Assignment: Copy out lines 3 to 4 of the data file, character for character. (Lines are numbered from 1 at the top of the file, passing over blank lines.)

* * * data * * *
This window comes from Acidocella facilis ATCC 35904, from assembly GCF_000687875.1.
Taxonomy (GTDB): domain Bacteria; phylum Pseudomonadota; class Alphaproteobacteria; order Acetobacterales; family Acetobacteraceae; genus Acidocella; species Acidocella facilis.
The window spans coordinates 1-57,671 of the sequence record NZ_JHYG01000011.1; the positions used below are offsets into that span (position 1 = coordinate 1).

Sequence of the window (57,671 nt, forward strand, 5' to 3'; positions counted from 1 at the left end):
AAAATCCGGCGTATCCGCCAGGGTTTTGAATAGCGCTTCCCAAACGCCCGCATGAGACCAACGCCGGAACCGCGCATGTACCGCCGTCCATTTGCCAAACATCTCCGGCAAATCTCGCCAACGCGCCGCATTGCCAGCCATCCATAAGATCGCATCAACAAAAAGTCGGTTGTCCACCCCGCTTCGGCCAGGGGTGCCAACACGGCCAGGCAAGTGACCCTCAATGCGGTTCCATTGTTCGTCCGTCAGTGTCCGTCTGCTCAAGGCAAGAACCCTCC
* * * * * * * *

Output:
The window spans coordinates 1-57,671 of the sequence record NZ_JHYG01000011.1; the positions used below are offsets into that span (position 1 = coordinate 1).

Sequence of the window (57,671 nt, forward strand, 5' to 3'; positions counted from 1 at the left end):